If you don’t know yet how to get from one place to another, Rome2Rio is the perfect place to start your research. The website shows you all the different options you have to get from nearly any city in the world to another. Planes, buses, ferries, trains – and not only does Rome2Rio tell you how you can get to your destination, but also how much it’ll cost you and how long it’ll take you. If you decide to go ahead and book a train or plane ticket, it’ll send you straight to the booking website it found the best deal on.
GoEuro is very similar to Rome2Rio, except that it, as the name suggests, focuses on traveling in Europe. The website shows you all available train, plane, bus and even car share options for your selected date, and if you book through GoEuro, you often get cheaper tickets than the ones offered by train and bus companies on their respective sites.
If you know you’ll be traveling by bus within Europe, check out Busradar.com. The number of bus companies traversing Europe these days is growing constantly, and it is hard to keep track of them all, plus their prices. Busradar compares all available bus providers for the journey of your choice for you, and also shows you the amenities of each one, for example if there’s wi-fi on board and how many pieces of luggage you can take with you. Busradar also has a free app for iOS and Android.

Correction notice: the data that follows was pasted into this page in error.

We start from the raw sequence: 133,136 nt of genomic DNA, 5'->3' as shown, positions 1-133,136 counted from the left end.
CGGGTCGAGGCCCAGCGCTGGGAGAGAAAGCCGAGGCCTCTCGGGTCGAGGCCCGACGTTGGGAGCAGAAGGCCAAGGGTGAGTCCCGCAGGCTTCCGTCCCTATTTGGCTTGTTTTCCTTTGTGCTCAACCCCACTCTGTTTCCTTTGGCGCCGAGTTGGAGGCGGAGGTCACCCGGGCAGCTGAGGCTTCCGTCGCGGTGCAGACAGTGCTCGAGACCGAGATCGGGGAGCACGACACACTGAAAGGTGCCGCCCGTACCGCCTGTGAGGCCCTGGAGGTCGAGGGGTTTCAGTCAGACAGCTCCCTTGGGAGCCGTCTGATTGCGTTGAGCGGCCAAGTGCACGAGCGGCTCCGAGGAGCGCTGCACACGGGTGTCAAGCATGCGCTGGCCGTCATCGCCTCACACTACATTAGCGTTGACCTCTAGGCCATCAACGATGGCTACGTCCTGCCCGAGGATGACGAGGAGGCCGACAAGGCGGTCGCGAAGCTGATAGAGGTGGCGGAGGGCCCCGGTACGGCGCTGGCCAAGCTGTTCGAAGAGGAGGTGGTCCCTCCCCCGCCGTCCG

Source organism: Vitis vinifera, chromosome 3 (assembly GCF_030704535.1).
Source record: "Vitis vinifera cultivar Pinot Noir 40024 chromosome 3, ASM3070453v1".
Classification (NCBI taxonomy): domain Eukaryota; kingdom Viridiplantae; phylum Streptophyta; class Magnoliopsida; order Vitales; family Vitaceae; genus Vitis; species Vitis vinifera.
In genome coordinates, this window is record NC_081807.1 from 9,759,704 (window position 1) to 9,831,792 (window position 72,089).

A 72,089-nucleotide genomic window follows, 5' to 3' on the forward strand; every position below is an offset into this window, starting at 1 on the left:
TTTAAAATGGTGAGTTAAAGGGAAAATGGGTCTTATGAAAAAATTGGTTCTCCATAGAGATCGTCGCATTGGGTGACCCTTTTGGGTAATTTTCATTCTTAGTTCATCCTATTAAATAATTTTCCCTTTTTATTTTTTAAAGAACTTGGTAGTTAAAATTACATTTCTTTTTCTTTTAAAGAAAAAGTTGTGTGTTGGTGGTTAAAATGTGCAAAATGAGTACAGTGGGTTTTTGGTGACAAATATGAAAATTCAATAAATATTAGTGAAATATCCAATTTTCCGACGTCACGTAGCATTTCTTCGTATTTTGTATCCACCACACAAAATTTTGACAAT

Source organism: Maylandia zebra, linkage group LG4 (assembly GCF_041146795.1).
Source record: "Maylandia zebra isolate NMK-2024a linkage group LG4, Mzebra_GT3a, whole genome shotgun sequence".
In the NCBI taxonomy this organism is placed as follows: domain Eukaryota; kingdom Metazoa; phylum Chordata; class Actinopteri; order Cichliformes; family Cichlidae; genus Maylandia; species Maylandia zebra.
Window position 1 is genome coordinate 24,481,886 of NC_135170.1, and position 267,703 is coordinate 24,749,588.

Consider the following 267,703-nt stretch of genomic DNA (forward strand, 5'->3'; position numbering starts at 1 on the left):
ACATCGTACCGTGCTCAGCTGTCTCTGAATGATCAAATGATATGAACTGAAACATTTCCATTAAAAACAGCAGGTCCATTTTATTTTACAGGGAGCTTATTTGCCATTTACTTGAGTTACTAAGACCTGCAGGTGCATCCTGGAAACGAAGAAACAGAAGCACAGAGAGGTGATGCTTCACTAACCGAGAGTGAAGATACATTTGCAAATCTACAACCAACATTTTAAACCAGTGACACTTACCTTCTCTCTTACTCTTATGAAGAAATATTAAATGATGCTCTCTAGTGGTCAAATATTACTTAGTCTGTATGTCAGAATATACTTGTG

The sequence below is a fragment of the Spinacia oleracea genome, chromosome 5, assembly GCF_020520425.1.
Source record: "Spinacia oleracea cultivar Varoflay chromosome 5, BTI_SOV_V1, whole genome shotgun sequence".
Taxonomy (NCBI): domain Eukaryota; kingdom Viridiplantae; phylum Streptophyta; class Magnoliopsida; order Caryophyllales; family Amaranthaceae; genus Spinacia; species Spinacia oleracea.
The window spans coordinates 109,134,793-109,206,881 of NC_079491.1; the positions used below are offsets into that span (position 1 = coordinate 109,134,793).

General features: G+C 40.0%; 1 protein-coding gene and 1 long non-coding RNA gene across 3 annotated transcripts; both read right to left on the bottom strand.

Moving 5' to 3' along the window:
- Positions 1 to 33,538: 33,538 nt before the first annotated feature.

If you’re flying within Europe, you’re in luck – there are dozens of budget airlines that usually get you to any European city for less than €50. To find out which airline offers the cheapest airfare for the route of your choice, use Whichbudget – this website lists which low-cost airlines connect two cities, and which one offers the best price for your selected date. Whichbudget is also a good website to use if you’re looking to fly from the U.S. to Europe. Tickets to the big hubs like London or Frankfurt are often cheaper, and if you don’t mind having to take a connecting flight, you can easily save hundreds of dollars by flying one of the main trans-Atlantic routes and then use a budget airline in Europe (the same goes for Asia, by the way). To find the cheapest international airfare, I recommend using Google Flights, Skyscanner and Bookingbuddy. Cross-checking all three is time-intense, but it is usually worth it.
It is also worth signing up for fare alerts as soon as you commit to a housesit. This feature is offered by Skyscanner for example, and it’ll send you daily email updates with the latest fare for the flight of your choice. Once the price drops to a number you’re comfortable with, you can go ahead and book the flight.
Sometimes it makes the most sense to rent a car instead of relying on public transportation, and some housesits even require the sitters to have a car. Once again, booking comparison websites are often cheaper than the websites of each individual rental car company, and Bookingbuddy.com has a great feature that shows the prices of all available rental companies on one page. Priceline has, similar to its hotel booking tool, a Name-Your-Own-Price concept that is worth trying, and Carrentals.com (owned by Expedia) also has great rates – in Mexico as low as $5 per day, for example.
Dani Heinrich is the vagabonding writer and photographer behind GlobetrotterGirls.com.
Dani, originally from Germany, left her home country in 2006 and has been nomadic since 2010, when she quit her corporate job to travel the world. Dani is an avid housesitter who has cared for cats, dogs, birds and fish in Asia, South America, Europe, the U.S., Canada and Mexico. With the motto ‘One Globe. No Regrets’, Dani has visited over 60 countries on four continents and has no plans to stop globetrotting any time soon.